Diwali Diyas – Teacher Resources
How will you ‘light up’ your school hall this October?
With Diwali on the horizon our professional choreographers are getting ready to visit schools across the country with our brand new Diwali dance workshop, created for primary schools and based on the Hindu epic The Ramayana.
We’ve also created a free teaching resource which you can read here or download from our Diwali Dance Workshop page to print off and use in your classroom.
Create a class Diwali Diya
A Diwali Diya is a small oil lamp often bought as gifts for Diwali or Hindu weddings. Diyas means row of lamps or light and so why not create your very own class diya with this simple activity!
Based on a simple name game, through developments this activity will create a continuous, collective wave of movement – like lamps continuously being lit and going out again.
Focus points/learning objectives: class focus, sense of working together, patience, turn taking, non-verbal communication, movement exploration.
Diwali Diya Step 1
Get class into a circle, sat down.
There are only two, very simple rules for this activity to work:
When it is your turn you say your name first, and then choose someone else’s name in the circle to say.
Stand up when it is your turn (and remain standing).
Teacher/Leader should go first, standing up, saying their own name first and then choosing someone else’s name.
E.g. Miss Thomas – James
James then stands up to repeat the process James – Sarah
Sarah then stands up to repeat the process: Sarah – Olivia
Olivia then stands up to repeat the process: Olivia – Charlie
Repeat this process until the whole class is standing up. The last child completes the process by bringing the name back to the person who started: Sam – Miss Thomas.
Ask children to look at the person whose name they said to ensure they can remember.
Repeat the whole process – with the same order of names – once or twice to ensure children can remember the sequence of names. This is now Sequence 1.
Having solidified this initial sequence of names, ask the class to reverse the sequence! Where with Sequence 1 children were required to stand when it was their turn, ask them to sit down when it is their turn for Sequence 2.
The teacher/leader will start as usual but work backwards:
Miss Thomas – Sam
Charlie – Olivia
Olivia – Sarah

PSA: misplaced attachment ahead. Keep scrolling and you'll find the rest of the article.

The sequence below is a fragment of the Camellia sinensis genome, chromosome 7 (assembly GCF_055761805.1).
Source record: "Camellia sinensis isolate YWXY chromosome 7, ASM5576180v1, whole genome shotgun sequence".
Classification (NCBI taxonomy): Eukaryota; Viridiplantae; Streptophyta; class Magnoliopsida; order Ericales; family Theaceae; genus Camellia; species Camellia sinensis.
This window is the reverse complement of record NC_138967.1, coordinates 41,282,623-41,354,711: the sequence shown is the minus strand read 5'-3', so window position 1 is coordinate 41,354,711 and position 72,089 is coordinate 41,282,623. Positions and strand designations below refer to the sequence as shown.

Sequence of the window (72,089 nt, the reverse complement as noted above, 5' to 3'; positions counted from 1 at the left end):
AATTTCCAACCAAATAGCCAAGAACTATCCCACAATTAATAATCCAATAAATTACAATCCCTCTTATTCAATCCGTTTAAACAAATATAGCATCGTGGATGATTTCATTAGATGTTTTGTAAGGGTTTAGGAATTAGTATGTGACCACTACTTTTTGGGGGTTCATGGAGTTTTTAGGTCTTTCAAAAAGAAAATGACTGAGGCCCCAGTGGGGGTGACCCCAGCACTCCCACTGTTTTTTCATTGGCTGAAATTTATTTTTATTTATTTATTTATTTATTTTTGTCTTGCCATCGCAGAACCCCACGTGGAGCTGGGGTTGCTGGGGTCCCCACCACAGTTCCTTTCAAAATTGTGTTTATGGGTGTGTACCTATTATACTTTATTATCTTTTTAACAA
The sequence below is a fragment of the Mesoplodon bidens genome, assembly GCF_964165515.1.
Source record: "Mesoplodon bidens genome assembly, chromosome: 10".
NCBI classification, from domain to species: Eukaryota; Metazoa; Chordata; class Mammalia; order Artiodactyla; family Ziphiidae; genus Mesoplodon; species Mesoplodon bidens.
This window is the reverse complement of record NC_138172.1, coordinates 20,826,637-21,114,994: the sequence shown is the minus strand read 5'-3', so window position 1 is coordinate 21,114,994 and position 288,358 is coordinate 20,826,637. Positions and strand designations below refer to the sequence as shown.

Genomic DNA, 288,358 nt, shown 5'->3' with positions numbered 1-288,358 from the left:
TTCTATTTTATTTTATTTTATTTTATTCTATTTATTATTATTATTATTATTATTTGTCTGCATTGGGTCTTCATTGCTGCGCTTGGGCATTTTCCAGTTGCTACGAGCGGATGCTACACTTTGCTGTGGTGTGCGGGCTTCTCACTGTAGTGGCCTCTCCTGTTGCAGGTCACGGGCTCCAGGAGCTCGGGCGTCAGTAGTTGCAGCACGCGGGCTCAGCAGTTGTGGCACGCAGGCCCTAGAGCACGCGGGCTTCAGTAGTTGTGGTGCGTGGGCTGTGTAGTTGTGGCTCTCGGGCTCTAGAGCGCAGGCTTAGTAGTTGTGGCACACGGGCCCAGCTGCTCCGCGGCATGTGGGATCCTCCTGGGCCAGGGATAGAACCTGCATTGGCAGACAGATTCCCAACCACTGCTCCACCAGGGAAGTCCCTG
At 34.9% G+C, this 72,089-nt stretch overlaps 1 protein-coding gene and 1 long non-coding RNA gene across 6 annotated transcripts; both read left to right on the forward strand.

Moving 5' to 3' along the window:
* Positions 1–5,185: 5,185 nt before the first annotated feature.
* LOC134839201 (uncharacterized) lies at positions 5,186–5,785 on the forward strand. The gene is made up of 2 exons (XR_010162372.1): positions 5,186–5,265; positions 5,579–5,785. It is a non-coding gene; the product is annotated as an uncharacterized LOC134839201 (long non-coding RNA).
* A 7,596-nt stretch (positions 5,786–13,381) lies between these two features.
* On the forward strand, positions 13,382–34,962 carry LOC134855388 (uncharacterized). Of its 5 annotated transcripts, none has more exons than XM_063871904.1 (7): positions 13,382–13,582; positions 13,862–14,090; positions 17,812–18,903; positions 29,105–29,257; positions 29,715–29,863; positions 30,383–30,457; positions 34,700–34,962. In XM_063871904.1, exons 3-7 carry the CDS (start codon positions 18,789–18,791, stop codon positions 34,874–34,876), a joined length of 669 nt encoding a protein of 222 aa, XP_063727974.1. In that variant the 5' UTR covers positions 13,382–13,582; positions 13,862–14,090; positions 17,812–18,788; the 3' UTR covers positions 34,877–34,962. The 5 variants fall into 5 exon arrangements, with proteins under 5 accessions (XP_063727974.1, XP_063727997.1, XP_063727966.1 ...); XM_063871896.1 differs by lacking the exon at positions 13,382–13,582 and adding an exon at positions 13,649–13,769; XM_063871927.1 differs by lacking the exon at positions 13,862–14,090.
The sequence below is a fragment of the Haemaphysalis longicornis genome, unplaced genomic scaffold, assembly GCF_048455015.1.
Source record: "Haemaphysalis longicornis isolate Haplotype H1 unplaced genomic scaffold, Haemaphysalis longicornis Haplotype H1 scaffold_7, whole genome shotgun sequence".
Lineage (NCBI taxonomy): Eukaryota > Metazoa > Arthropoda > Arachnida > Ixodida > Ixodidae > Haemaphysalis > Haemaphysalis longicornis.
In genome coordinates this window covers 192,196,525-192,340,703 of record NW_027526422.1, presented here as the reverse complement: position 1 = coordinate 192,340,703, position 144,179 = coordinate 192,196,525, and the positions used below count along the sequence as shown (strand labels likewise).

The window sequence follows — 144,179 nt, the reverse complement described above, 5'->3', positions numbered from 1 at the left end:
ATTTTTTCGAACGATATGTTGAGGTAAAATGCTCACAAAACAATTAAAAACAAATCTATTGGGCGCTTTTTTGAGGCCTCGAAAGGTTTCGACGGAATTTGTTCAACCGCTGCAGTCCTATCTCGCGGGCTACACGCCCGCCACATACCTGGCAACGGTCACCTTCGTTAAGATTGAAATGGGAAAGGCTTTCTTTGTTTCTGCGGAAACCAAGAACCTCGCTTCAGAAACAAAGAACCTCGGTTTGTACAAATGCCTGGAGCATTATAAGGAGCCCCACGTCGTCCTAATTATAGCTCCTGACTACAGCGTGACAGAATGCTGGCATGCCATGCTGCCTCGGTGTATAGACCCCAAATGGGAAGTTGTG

Sarah – James
And finally, James – Miss Thomas
This is now Sequence 2.
Combine the two sequences!
(To check children can remember the two different names they are responsible for saying you can ask the class to look at the person whose name they said – Sequence 1 – then look at the person who said their names – Sequence 2.)
As always, teacher/leader to start. Work through Sequence 1, remembering to stand up when it is your turn, and then immediately work through Sequence 2, remembering to sit down when it is your turn!
Using our example, Miss Thomas should receive Sequence 1 from Sam and then immediately send it back to Sam starting Sequence 2.
The outcome at this point is that you should have worked through the whole class twice, with everyone standing up and then everyone sitting down.
Now try it without speaking!
The class are now familiar with both sequences and so ought to remember when it is their turn to stand up and sit down.
Work through the sequences without saying any names. This should create a smooth ebb and flow of children standing and sitting until the whole class is seated again.
Practice this a few times until the flow of the movement is completely smooth.
Set the movement to some traditional Indian/Hindu music.
Ask the children to think about the word LIGHT. How can they express the word light with a movement? Ask for a few examples. You can get them to all do their own move, or decide on one movement. Practice the sequence adding the movement in.
Add a long piece of fabric that the children can hold onto as they stand and sit. A fiery orange or a bright yellow would work really well in creating your class Diwali Diyas!
Delivering, practicing and performing this activity in full should take no more than 15 minutes. Though it can be useful to break it into two parts.
Delivering steps 1 – 6 in one session, then developing the activity with steps 7 – 10 the next session might be beneficial when trying this out for the first time! (Be sure to note down the sequence of names though, so you do not have to repeat, only remind the children of, the order.)
Once perfected, this can be a great warm up activity into any Diwali session or lesson as new sequences of names can be created every time. Bringing the activity up to Step 7 where there is no speaking can be completed in only 5 minutes with those who know how to play!